Happy Folk Skirt

I’ve only made two skirts since starting this blog, and my go-to Jean Skirt now has a rip in it from being caught on a metal edge and is out of commission. I thought it was time to sift through my ever growing pattern stash and find a fun skirt to make for Fresh Make #17.DSC_0485DSC_0498DSC_0501 The pattern I chose is Simplicity 1888. I bought it several months ago during a pattern sale at JoAnn’s, most likely for $1.00 but possibly $1.40. (JoAnn’s 5 for $5.00 recently have become 5 for $7.00. Hey, you can still count me in!) I was drawn to this pattern because it looked like a good balance between fitted and flared, and the gathers were where I like them – at the bottom, not the waist! I named it the Happy Folk Skirt because, depending on the fabric, this skirt can either have a hippy folk feeling or ethnic folk feeling.

I made view C.

I made view C.

I purchased the fabric at Mood on La Brea in Los Angeles. I was excited to stop by there on my way home from seeing my sometimes model and always daughter off at LAX for her second year of college. I hadn’t been to Mood in six months, and as it usual it was overwhelming. I forced myself to focus in the task at hand. This is a cotton woven fabric with lycra. It’s actually stretchy! I bought the indicated amount of 3 1/4 yards at $12.00. I managed, however, to have quite a bit leftover and probably could have gotten away with 2 3/4 yards.

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The skirt has a wide, curved waistband that sits best a few inches below the natural waistline.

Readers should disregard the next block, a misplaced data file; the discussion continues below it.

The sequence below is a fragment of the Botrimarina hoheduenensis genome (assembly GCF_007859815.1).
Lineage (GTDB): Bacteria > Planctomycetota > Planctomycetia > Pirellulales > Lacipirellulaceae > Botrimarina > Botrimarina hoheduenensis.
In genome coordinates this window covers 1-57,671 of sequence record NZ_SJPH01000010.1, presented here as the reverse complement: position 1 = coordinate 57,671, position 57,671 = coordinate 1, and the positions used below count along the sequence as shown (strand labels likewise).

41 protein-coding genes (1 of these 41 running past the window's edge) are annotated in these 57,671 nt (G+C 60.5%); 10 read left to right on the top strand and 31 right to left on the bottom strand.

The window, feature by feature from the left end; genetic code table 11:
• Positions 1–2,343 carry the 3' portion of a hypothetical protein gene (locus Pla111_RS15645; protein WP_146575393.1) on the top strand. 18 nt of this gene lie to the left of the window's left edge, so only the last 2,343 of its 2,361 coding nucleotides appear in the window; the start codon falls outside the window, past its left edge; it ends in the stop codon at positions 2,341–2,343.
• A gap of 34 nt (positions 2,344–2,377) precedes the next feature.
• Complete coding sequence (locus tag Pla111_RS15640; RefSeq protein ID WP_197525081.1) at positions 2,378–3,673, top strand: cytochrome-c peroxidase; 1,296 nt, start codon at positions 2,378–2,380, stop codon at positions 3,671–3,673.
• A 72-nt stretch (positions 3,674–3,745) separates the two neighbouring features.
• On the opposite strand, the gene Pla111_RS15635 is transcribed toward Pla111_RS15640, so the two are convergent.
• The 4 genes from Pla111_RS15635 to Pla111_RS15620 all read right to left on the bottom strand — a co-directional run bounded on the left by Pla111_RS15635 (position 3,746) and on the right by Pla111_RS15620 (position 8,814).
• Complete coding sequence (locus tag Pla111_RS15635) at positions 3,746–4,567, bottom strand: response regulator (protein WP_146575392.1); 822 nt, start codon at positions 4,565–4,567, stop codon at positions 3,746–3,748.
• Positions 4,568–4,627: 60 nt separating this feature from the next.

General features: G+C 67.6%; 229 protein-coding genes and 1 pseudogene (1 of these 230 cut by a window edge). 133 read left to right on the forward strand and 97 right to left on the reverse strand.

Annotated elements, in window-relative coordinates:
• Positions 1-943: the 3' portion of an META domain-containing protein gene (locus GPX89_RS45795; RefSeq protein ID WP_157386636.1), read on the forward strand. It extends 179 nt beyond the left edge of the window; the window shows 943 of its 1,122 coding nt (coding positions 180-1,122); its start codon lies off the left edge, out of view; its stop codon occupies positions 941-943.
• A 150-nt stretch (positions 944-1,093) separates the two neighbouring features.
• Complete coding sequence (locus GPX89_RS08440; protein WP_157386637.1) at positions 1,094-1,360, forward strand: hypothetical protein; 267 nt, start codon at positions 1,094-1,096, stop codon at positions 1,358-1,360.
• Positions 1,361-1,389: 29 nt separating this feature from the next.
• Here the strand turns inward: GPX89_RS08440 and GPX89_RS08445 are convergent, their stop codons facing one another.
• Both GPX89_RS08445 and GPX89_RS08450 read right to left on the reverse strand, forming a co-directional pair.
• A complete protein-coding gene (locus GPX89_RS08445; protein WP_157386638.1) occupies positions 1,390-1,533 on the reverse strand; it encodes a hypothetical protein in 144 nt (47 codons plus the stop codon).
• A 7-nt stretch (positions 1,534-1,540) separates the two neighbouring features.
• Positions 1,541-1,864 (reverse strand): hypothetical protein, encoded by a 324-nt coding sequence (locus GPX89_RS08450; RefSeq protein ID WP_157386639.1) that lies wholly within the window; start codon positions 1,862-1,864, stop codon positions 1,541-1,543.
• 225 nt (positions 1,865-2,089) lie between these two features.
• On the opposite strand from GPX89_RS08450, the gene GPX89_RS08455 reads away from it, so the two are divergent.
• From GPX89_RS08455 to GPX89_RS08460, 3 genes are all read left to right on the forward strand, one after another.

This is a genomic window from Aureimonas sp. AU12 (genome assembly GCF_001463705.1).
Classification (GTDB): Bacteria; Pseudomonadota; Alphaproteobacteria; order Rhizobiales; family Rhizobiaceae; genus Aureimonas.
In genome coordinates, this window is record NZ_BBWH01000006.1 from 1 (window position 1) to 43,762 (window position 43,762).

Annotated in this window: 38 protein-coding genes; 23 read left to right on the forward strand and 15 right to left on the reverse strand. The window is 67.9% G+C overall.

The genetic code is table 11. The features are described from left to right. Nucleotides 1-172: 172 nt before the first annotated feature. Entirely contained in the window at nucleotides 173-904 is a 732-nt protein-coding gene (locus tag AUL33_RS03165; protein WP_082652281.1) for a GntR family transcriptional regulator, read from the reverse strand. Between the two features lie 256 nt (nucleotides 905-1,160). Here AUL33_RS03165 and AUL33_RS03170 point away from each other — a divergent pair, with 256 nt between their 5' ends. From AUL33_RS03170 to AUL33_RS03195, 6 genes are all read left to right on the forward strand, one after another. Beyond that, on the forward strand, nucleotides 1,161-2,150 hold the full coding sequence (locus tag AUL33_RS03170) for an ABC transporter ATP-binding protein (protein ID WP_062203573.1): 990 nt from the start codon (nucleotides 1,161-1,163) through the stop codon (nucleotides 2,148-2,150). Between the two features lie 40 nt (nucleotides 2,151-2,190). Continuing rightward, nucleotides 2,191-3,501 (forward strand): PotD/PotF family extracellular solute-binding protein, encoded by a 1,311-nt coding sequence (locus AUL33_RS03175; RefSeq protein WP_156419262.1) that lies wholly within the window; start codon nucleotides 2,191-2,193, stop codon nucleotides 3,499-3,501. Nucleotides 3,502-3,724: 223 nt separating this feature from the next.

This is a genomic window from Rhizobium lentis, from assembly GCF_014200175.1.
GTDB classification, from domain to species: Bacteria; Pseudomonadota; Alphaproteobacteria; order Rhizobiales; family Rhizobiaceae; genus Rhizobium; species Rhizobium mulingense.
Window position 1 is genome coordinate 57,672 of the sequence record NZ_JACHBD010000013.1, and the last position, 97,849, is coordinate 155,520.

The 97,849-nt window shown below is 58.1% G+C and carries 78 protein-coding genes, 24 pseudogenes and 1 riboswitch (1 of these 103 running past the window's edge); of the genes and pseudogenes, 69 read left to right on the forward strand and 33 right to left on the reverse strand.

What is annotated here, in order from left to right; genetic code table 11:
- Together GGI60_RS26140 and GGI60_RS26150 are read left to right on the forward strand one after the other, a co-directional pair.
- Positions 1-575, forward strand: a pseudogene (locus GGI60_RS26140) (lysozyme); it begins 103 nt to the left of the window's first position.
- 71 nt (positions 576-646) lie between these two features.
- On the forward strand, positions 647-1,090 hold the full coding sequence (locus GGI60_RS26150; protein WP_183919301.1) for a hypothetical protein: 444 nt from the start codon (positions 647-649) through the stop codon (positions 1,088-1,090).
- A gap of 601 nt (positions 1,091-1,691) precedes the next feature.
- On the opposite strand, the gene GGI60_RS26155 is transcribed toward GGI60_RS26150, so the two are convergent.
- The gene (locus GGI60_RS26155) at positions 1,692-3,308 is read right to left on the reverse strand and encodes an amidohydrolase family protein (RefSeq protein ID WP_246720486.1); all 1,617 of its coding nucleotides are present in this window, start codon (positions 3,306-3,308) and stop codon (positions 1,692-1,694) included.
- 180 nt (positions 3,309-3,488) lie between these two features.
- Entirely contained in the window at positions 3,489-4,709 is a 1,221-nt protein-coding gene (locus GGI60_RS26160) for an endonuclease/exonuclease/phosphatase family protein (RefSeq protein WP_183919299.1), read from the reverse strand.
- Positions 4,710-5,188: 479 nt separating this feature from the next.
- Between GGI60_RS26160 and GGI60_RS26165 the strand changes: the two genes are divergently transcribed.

I top-stitched the seams and waistband with quilting weight thread.

I top-stitched the seams and waistband with quilting weight thread.

There is a 7" ruffle at the bottom.

There is a 7″ ruffle at the bottom.

Inside peek. I serged all the seam edges and the waistband edge.

Inside peek. I serged all the seam edges and the waistband edge.

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LET’S BE HONEST:

1. I had a hard time on sizing with this one. My waist and hip measurements put me between a 16 and 18. I usually measure the actual pattern pieces and adjust accordingly. With this pattern, there was no information about where the waistband/yoke should sit – at the waist, slightly below the waist? According to the photos on the pattern envelope, it looked like the skirt sat a few inches below the natural waist. I just decided to cut a straight 18 and let the skirt fall where it may. The skirt panels turned out too big through the waist and hips, so I trimmed off 3/4″ from the side side seams (3″ total) and 1/4″ (1″ total) from the sides of the waistband. (Totally embarrassing update: literally 5 minutes ago, I discovered on the back of the pattern envelope, in the yardage chart “Skirt C – worn 1″ below the waist.” Now wouldn’t that have saved a lot of aggravation if I had read that!)

2. I love the styling on this pattern. The panels create the perfect amount of flair for a flattering fit and the ruffle is a fun touch. I love the fabric, too. I do feel however, that the fabric is not optimal for this pattern. This fabric had the folksy feel I wanted for this pattern so I ended up overlooking the fact that it was a bit heavy and stiff for this skirt. I think it would be perfect for a pair of shorts or capris.

3. I should have cut 2″ off the bottom before attaching the ruffle. I already shorten the skirt panel pattern pieces 2″ before cutting the fabric, but it still turned out a bit long. I think am getting lazy or impatient, because I tried it on several times before adding the ruffle but just didn’t carefully evaluate how much length a 7″ ruffle would add. Oh well. It looks fine with my 3″+ platform sandals that I love. 

4. I made the t-shirt that I’m wearing also. It is Butterick 5215. More on this pattern another day. This wide ribbed knit fabric is also from Mood. I love the lilac color with the red and white print. I think it actually acts as a neutral against the bold red.

Overall, I do like my Happy Folk Skirt and I know I’ll be wearing it plenty this fall. Have you got any fun skirts in your sewing queue? Cheers, Lori